Monday, December 31, 2012

Holiday Handout: Day 22

It is New Year's Eve today.  Along with the traditional New Year's Eve parties and events taking place throughout the world, this day also has significance in two very different parts of the world:  Japan and Scotland.  

Did you know that the New Year celebration is one of the most major events in all of Japan? In Japan, Omisoka  refers to New Year's Eve.  I've learned that each year the Japanese spend many hours shopping and cleaning their homes to get prepared for the new year.  It is supposed to represent the idea of eliminating the past and starting the new year afresh.  Shogatsu is the celebration of New Year's day itself and it is a time when Japanese people decorate their homes and gift their children with toys and money.  It is also a time when greeting cards are shared with family and friends. Food delicacies such as fish cakes, boiled seaweed, mashed sweet potatoes with chesnuts, soybean mixtures and other items are all a part of the festive spread.  When midnight strikes on the 31st of December, bells ring out in the Buddhist temples a total of 108 times. After the bells finish ringing a feast of soba noodles takes place which everyone partakes in.

Over in Scotland, Hogmanay is celebrated starting today.  The celebration of Hogmanay, the Scottish word literally meaning 'the last day of the year' begins the night of December 31st and lasts throughout the night carrying on until the 'Ne'erday' which is January 1st.  Depending on the location in Scotland and possibly even the household, the celebration sometimes carries on until January 2nd, which is considered a bank holiday in Scotland.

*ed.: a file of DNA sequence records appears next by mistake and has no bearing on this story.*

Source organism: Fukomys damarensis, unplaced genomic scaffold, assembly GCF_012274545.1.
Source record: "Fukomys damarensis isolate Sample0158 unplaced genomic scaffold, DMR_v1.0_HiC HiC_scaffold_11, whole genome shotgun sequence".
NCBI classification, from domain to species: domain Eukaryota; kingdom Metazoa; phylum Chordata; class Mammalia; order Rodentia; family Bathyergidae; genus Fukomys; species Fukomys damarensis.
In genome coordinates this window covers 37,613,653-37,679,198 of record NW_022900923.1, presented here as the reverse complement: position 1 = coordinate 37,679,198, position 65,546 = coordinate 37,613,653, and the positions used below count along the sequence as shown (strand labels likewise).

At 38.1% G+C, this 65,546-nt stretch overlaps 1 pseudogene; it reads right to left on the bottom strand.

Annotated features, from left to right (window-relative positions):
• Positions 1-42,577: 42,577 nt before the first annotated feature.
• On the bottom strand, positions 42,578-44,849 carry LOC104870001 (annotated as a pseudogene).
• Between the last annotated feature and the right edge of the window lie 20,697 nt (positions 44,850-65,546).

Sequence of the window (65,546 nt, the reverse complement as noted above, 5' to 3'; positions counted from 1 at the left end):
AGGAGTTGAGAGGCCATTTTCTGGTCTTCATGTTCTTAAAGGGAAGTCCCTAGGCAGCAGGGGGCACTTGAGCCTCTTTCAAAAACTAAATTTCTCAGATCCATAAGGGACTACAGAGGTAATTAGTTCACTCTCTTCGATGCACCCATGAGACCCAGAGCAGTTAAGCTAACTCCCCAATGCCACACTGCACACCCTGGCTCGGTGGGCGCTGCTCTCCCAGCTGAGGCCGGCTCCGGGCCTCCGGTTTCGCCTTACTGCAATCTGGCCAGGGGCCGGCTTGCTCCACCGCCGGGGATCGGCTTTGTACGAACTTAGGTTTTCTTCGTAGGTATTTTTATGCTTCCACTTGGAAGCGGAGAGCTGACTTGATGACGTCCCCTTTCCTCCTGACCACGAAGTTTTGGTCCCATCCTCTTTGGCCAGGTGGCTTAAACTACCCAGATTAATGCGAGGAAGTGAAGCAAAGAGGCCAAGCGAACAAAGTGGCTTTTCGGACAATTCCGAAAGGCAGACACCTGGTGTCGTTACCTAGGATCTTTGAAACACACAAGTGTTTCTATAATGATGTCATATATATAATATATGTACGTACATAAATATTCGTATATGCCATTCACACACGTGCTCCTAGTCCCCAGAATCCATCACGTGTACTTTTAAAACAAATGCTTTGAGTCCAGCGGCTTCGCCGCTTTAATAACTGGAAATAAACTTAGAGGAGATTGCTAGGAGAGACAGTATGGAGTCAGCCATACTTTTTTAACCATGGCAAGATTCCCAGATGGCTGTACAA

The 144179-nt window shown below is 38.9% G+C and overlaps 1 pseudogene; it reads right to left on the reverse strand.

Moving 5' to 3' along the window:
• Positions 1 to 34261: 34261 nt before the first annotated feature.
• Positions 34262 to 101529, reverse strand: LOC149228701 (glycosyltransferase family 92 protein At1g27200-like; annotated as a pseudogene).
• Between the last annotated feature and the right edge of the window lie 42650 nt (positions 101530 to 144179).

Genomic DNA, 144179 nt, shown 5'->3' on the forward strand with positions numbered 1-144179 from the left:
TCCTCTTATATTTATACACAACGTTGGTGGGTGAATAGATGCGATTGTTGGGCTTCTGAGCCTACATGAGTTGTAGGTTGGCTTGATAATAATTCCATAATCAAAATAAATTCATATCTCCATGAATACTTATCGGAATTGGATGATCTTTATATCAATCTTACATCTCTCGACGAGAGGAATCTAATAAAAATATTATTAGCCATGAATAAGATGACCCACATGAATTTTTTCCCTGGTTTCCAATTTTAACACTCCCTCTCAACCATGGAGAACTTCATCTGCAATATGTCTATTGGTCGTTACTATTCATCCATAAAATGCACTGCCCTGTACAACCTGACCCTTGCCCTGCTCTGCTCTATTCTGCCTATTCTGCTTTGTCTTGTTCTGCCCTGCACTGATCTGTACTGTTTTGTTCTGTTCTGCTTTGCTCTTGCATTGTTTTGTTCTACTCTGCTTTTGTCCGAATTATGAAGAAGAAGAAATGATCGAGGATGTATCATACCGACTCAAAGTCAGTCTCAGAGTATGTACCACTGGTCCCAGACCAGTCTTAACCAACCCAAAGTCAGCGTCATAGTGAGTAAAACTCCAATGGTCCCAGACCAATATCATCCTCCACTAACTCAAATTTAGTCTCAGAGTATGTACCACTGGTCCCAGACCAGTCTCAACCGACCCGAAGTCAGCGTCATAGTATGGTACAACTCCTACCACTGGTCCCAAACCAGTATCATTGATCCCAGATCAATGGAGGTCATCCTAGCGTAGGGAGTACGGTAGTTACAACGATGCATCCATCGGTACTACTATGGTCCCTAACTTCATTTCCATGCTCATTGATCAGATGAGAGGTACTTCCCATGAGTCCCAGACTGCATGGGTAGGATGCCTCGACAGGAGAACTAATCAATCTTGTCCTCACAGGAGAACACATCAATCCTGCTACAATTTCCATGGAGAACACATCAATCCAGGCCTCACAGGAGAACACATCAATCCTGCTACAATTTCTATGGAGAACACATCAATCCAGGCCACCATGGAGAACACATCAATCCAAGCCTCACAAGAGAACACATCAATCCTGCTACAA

Apparently the customs associated with Hogmanay are different for different locations within Scotland.  In the north-east part of Scotland in Stonehaven, a 'fireball swinging' custom takes place.  People make balls of chicken wire, tar and paper and then people swing the balls over their head while walking through the streets. It seems that the main attraction of the day is casting the burning balls into the harbor which apparently makes an impressive display in the evening.  It is meant to signify "the power of sun to purify the world by consuming all evil spirits" (New Year in Scotland).  Then, over in Burghead in Moray, the burning of the clavie is common.  This is an ancient Scottish custom where a bonfire of casks is split in two (The clavie) and then lighted on January 11th which is the first day of the year according to the Julian Calendar.  One of the casks is rejoined together with a huge nail, filled with tar, lighted and carried around the village while it flames.  Finally it is carried up to a headland where the ruins of an altar stand.  Here it forms the centre of the bonfire built up of the split casks. When the barrel of burning tar falls into pieces, the people scramble around to get a lighted piece so that they can kindle the New Year's fire in their cottage hearth. The charcoal of the clavie is then collected and put up the cottage chimneys "to keep spirits and witches from coming down" (Wikipedia).